From the New York Times bestselling author of The Expats. Kate Moore is back in a pulse-pounding thriller to discover that a massive terror attack across Paris is not what it seems – and that it involves her family
American expat Kate Moore drops her kids at the international school, makes her rounds of chores, and meets her husband Dexter at their regular café a leisurely start to a normal day, St-Germain-des-Pres.
Across the Seine, tech CEO Hunter Forsyth stands on his balcony, wondering why his police escort just departed, and frustrated that his cell service has cut out; Hunter has important calls to make, not all of them technically legal.
And on the nearby rue de Rivoli, Mahmoud Khalid climbs out of an electrician’s van and elbows his way into the crowded courtyard of the world’s largest museum. He sets down his metal briefcase, and removes his windbreaker.
That’s when people start to scream.
Everyone has big plans for the day. Dexter is going to make a small fortune, finally digging himself out of a deep financial hole, via an extremely risky investment. Hunter is going to make a huge fortune, with a major corporate acquisition that will send his company’s stock soaring. Kate has less ambitious plans: preparations for tonight’s dinner party–one of those homemaker obligations she still hasn’t embraced, even after a half-decade of this life–and an uneventful workday at the Paris Substation, the clandestine cadre of operatives that she’s been running, not entirely successfully, increasingly convinced that every day could be the last of her career. But every day is also a fresh chance to prove her own relevance, never more so than during today’s momentous events.
And Mahmoud? He is planning to die today. And he won’t be the only one.
The Paris Diversion is author Chris Pavone’s follow-up to his 2012 debut, The Expats. In The Expats, we meet Kate Moore, a former secret agent now living a life of domestic boredom as a wife and mother while her husband engages in some shady high finance dealings. The book is terrific and tense and surprising, so definitely check that one out!
Now years later, we re-meet Kate living in Paris, her boys a few years older, her husband mildly to incredibly annoying, and her career back in full-swing, running her own espionage bureau with only the loosest of ties to the US government.
The Paris Diversion takes place over one very dramatic day, as Kate and husband Dexter prepare for a dinner party — and a complicated plot revolving around terror threats and corporate sabotage unfolds in the city around them. As Kate plunges into action, unable to convince herself to stay on the sidelines, it becomes clear that Dexter’s hands may not be entirely clean. Meanwhile, we meet the various players in this international web of intrigue, some bit players, some criminal masterminds, and some merely pawns who find themselves useful or expendable in different ways.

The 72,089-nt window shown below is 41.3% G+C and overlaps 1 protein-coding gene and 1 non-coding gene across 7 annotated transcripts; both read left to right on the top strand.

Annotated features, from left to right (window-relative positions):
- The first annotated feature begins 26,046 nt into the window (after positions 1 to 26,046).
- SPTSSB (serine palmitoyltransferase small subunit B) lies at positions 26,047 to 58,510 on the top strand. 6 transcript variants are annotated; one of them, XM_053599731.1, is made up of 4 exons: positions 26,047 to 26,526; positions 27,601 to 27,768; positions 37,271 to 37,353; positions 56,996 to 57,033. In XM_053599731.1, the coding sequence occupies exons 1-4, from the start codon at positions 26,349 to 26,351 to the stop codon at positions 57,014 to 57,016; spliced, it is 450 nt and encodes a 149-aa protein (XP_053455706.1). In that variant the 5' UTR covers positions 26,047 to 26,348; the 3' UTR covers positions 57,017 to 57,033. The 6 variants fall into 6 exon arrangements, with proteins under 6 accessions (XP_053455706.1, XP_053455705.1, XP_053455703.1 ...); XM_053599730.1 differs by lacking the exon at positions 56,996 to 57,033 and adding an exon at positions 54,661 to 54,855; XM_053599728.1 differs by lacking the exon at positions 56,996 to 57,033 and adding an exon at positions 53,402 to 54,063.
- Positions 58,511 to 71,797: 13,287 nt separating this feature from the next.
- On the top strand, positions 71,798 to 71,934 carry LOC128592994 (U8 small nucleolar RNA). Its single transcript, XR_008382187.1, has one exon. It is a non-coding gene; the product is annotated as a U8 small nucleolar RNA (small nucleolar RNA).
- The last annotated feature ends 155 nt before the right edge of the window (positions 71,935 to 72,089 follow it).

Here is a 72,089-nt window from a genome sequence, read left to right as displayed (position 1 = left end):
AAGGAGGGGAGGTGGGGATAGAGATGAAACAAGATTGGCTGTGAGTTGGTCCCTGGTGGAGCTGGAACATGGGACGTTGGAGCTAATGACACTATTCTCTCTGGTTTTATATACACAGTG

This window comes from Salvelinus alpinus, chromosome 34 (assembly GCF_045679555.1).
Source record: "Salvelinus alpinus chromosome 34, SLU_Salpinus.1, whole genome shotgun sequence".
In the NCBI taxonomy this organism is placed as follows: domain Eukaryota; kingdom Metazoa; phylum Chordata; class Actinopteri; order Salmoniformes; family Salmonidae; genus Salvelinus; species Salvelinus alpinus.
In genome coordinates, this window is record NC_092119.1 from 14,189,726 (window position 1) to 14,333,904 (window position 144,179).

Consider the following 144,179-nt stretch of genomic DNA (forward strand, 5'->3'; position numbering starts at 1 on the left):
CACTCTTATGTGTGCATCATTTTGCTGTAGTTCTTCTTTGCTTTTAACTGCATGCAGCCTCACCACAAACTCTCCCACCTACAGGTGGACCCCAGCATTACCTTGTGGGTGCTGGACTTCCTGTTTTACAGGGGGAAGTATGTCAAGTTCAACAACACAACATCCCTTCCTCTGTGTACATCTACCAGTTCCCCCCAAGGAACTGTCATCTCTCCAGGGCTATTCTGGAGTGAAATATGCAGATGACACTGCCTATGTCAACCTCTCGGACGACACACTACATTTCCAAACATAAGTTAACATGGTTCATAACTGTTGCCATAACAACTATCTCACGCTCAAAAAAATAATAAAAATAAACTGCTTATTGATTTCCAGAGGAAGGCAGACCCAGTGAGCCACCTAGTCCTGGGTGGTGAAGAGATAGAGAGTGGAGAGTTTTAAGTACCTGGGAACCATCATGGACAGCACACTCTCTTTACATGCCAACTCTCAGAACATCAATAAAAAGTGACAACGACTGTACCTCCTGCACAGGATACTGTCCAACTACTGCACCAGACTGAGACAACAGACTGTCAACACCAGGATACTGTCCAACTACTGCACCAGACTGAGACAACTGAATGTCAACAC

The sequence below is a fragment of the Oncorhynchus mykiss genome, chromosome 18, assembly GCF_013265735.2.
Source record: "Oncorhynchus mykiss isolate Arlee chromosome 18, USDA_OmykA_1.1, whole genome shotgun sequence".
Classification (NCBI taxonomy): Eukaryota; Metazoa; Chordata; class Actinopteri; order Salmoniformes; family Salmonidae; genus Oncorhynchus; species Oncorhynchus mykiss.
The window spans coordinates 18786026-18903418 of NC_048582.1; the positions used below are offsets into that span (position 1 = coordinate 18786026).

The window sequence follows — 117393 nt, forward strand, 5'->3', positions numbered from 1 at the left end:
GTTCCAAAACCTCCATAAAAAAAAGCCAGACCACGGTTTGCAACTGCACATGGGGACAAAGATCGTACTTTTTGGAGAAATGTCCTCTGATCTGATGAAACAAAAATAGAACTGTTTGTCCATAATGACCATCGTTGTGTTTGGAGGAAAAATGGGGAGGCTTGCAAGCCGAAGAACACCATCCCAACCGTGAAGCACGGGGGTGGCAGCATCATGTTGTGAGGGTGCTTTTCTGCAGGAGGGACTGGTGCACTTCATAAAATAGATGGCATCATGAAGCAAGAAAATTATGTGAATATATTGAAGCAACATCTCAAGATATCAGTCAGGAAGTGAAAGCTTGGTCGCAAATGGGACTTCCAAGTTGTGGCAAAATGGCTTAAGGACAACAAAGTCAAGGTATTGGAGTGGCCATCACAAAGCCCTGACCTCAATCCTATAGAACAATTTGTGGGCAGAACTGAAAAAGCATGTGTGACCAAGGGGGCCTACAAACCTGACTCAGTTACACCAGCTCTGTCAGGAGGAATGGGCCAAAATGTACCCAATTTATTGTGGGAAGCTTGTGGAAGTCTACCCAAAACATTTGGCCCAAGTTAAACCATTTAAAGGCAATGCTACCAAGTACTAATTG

The plot of The Paris Diversion is complicated, but not impenetrable, and hooked me right from the start. It’s interesting to get inside the mind of Kate Moore, a woman with pretty typical worries about aging and career and family, plus others hopefully less familiar to most women — do I have the right weapons? am I being followed? is my disguise in place? how many people will I have to kill today? The book starts off as a thriller about terrorism, but it quickly becomes clear that there’s much more going on than meets the eye, and the final puzzle pieces don’t click into place until the very last pages of the novel.
Do you need to read The Expats first? Not necessarily? I think The Paris Diversion would work perfectly well on its own — there’s enough backstory provided about the characters and their lives, so it shouldn’t be hard to for someone to fully enjoy The Paris Diversion on its own merits. Still, if you’re so inclined, I’d definitely recommend reading The Expats as a starting place. Kate is a fascinating character, so why not start with her first appearance?
I’ve read all three of Chris Pavone’s previous novels, and thought they were all excellent. I don’t tend to read a lot of spy thrillers, but these books absolutely work for me!
Title: The Paris Diversion
Author: Chris Pavone
Publication date: May 7, 2019
Length: 374 pages
Genre: Spy thriller
Source: Review copy courtesy of the publisher via NetGalley
3 thoughts on “Book Review: The Paris Diversion by Chris Pavone”
I might have to read it myself. I love thrillers!
Excellent review! I was wondering if you could read this as a standalone so thanks for answering that question.
I’d still recommend reading the first one — but yes, no reason why this couldn’t be read on its own!